Every mercy for the criminal, but none for the victim
My addition to the comments was about something I noticed at my current (temporary) workplace:
I saw this statistic on someone's desk at the Ford Foundation, while upgrading software on his PC. It's only a short-term project, thank goodness. As Don Luskin said, I'm working in "the belly of the vast left-wing conspiracy."It's probably obvious, but I should clarify anyway. With all the bleeding hearts at the FF, the statistic was talking about sentence reductions as a good thing.
I forget the precise wording, but the blurb went something like, "There's a 34% reduction in sentencing with public defender teams." I presume that's compared to sentences when only one public defender was representing.
Perhaps someone can explain to me why we would want to reduce sentences for criminals? When criminals are extended this mercy by the court, did they deserve it because they reduced the severity of their crimes by a corresponding percentage? Or will they, in return, reduce the brutality of their future crimes?
Every mercy for the criminal, but none for the victim.
Admittedly I feel like a real sell-out, helping (though it's just IT) a foundation dedicated to all these liberal/socialist causes. On one floor, I saw several posters talking about people's "right" to housing, to education, to health care. To hell with all those "rights" -- just give me the rights to my own life, my own liberty, and my own property. These other "rights" that the FF, UN and Oxfam advocate aren't "rights" at all, because they take away from my right to keep my own property. Why else do you think the UN's Universal Declaration of Human Rights doesn't protect your property rights, except your right to own property "alone as well as in association with others"? Because the non-life, non-liberty, non-property rights for everyone else mean taking your property. All the UN need do is say your property is owned in "association with others" (i.e. socialism), and it's legal for them to take it for "the greater good."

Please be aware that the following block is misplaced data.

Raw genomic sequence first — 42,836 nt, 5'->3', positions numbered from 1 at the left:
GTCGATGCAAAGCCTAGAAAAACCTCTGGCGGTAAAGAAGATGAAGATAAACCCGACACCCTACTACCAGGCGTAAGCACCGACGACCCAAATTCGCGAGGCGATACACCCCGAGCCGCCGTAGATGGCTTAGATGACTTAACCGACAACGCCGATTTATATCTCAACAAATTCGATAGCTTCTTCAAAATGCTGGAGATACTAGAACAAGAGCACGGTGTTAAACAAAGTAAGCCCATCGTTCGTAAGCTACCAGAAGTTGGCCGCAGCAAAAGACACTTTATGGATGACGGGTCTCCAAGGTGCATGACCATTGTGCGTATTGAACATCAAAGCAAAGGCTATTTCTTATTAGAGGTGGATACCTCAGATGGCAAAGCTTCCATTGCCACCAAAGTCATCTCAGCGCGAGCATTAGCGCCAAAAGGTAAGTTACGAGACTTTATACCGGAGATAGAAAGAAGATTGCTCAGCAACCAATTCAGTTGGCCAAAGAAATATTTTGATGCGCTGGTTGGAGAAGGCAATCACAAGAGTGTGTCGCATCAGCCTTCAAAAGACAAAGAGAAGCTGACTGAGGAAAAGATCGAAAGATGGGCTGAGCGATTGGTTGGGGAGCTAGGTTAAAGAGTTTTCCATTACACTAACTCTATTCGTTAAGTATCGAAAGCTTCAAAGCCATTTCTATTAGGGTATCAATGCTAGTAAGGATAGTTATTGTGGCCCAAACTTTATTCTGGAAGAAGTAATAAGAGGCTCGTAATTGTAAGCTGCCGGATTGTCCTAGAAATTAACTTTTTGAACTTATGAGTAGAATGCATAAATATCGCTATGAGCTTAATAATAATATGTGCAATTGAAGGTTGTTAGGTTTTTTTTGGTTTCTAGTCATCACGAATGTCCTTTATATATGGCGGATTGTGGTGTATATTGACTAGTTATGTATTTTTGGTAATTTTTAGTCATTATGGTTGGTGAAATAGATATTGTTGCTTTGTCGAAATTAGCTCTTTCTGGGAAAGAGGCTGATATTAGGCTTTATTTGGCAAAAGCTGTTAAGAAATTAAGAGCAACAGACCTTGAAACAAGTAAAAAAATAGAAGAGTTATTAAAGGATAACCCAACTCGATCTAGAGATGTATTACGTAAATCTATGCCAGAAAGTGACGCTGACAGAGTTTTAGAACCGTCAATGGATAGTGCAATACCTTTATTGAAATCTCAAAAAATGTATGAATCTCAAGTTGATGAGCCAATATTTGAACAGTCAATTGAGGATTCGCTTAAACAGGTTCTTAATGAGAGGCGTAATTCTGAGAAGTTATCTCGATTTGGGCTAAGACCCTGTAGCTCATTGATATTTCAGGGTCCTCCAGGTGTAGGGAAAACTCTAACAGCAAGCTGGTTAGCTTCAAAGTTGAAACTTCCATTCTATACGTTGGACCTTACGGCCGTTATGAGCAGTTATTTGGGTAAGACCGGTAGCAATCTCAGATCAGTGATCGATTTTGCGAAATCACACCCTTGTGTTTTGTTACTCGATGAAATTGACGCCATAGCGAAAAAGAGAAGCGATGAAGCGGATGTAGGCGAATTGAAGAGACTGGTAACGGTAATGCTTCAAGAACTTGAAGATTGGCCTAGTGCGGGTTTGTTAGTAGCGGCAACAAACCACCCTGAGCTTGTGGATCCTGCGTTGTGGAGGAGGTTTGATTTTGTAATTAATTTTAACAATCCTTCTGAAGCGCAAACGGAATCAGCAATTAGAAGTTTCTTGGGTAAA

The one I still don't comprehend is "the right to nationality."